This page provides you with instructions on how to extract data from Webhooks and load it into Panoply. (If this manual process sounds onerous, check out Stitch, which can do all the heavy lifting for you in just a few clicks.)
What are webhooks?
A webhook is a way for one application to provide other applications with real-time information. Webhooks send data through user-defined HTTP POST callbacks, which means an application that uses webhooks can POST data when an event occurs to a specified endpoint (web address).
What is Panoply?
Panoply is a fully managed data warehouse service that can spin up an Amazon Redshift instance in just a few clicks. It uses machine learning and natural language processing (NLP) to learn, model, and automate standard data management activities from source to analysis. It can import data with no schema, no modeling, and no configuration. With Panoply, you can use your favorite analysis, SQL, and visualization tools just as you would if you were creating a Redshift data warehouse on your own.
Getting data out of webhooks
Different applications have different ways to set up webhooks. Often, you can use a management console to define the webhook and specify the endpoint to which you want data delivered. You must make sure that the specified endpoint exists on your server.
What does webhook data look like?
Webhooks post data to your specified endpoints in JSON format. It's up to you to parse the JSON objects and decide how to load them into your data warehouse.
Loading data into Panoply
Once you have identified all of the columns you want to insert, you can use the CREATE TABLE statement in Panoply's Redshift data warehouse to create a table to receive all of the data.
With a table built, it may seem like the easiest way to migrate your data (especially if there isn't much of it) is to build INSERT statements to add data to your Redshift table row by row. If you have any experience with SQL, this will be your gut reaction. But beware! Redshift isn't optimized for inserting data one row at a time. If you have a high volume of data to be inserted, you would be better off loading the data into Amazon S3 and then using the COPY command to load it into Redshift.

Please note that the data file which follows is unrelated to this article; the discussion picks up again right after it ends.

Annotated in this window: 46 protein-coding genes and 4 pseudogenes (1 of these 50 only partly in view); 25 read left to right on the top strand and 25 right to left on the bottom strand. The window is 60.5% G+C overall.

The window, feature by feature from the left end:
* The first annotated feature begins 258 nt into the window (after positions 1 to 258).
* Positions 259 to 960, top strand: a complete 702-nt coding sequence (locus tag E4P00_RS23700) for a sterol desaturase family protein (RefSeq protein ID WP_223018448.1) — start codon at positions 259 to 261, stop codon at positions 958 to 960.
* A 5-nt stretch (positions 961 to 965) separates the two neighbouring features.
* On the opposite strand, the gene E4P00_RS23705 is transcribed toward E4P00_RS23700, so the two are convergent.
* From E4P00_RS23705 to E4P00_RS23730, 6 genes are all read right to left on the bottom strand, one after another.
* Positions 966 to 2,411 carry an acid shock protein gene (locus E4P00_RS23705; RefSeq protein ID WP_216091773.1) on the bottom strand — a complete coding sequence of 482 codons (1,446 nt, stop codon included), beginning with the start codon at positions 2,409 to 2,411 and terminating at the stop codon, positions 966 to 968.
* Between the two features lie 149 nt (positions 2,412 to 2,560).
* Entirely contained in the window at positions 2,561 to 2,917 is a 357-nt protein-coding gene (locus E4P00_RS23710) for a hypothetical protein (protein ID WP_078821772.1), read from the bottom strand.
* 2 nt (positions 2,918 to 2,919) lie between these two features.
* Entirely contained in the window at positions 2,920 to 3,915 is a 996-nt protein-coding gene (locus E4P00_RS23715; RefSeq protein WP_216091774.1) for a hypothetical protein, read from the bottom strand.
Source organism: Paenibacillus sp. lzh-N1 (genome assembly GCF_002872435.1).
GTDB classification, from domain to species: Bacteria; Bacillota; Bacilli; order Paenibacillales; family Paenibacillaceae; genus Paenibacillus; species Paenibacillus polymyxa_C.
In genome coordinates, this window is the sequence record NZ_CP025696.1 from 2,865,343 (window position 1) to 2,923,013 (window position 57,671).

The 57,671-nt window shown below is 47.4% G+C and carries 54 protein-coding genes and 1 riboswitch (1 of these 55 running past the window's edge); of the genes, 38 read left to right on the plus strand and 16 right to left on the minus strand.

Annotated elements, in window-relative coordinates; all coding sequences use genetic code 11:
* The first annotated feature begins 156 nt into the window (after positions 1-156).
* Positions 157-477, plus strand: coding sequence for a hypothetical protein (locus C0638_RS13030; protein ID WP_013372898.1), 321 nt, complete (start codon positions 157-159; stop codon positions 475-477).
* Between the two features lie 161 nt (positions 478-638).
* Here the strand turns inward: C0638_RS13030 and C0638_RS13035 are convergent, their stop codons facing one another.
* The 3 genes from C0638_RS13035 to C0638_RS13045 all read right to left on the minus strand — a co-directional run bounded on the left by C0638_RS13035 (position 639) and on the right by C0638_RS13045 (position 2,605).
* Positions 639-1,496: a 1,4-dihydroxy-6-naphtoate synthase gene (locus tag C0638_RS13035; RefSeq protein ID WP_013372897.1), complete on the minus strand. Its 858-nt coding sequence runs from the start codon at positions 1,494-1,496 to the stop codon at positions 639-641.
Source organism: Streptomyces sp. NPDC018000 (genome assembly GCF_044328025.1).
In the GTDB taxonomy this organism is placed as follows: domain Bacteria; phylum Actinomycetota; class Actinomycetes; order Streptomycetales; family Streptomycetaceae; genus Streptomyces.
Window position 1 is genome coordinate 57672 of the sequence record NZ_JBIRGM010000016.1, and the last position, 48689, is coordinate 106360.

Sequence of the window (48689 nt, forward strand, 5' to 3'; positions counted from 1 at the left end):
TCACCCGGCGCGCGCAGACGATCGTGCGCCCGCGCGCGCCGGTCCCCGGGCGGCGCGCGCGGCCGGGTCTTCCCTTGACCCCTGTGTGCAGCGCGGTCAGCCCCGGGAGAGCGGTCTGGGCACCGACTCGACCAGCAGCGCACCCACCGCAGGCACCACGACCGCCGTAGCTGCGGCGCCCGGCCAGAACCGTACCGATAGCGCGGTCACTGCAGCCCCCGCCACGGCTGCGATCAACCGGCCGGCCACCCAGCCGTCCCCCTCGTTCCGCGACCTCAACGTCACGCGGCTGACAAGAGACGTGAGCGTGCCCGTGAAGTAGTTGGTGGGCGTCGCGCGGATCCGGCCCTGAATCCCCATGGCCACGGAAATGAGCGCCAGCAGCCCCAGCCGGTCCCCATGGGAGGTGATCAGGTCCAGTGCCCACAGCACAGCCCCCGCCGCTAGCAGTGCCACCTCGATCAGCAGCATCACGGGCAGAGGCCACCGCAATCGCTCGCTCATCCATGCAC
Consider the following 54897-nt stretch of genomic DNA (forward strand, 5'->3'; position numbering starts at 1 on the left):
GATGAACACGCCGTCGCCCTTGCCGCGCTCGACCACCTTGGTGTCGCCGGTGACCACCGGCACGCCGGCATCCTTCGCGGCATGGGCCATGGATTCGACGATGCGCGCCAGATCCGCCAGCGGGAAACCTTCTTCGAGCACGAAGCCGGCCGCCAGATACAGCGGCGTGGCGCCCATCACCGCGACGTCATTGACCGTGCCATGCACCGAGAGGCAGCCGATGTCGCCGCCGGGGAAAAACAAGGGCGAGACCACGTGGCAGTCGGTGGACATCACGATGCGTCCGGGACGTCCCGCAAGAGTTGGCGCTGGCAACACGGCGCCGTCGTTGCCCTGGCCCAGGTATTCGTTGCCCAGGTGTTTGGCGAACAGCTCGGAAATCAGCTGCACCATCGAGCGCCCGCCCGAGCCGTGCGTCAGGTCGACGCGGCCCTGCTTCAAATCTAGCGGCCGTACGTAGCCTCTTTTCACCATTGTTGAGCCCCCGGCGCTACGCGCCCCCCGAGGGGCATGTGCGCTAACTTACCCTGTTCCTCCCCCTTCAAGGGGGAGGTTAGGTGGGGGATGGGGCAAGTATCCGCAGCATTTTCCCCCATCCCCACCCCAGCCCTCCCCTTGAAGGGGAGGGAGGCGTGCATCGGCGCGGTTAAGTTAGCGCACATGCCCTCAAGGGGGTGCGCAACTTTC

Keeping data from webhooks up to date
Once you've set up the webhooks you want and have begun collecting data, you can relax – as long as everything continues to work correctly. You have to keep an eye on any changes your applications make to the data they deliver. You should also watch out for cases where your script doesn't recognize a new data type. And since you'll be responsible for maintaining your script, every time your users want slightly different information, you'll have to modify the script.
Other data warehouse options
Panoply is great, but sometimes you need to optimize for different things when you're choosing a data warehouse. Some folks choose to go with Amazon Redshift, Google BigQuery, PostgreSQL, or Snowflake, which are RDBMSes that use similar SQL syntax. If you're interested in seeing the relevant steps for loading data into one of these platforms, check out To Redshift, To BigQuery, To Postgres, and To Snowflake.
Easier and faster alternatives
If all this sounds a bit overwhelming, don’t be alarmed. If you have all the skills necessary to go through this process, chances are building and maintaining a script like this isn’t a very high-leverage use of your time.
Thankfully, products like Stitch were built to solve this problem automatically. With just a few clicks, Stitch starts extracting your Webhooks data via the API, structuring it in a way that is optimized for analysis, and inserting that data into your Panoply data warehouse.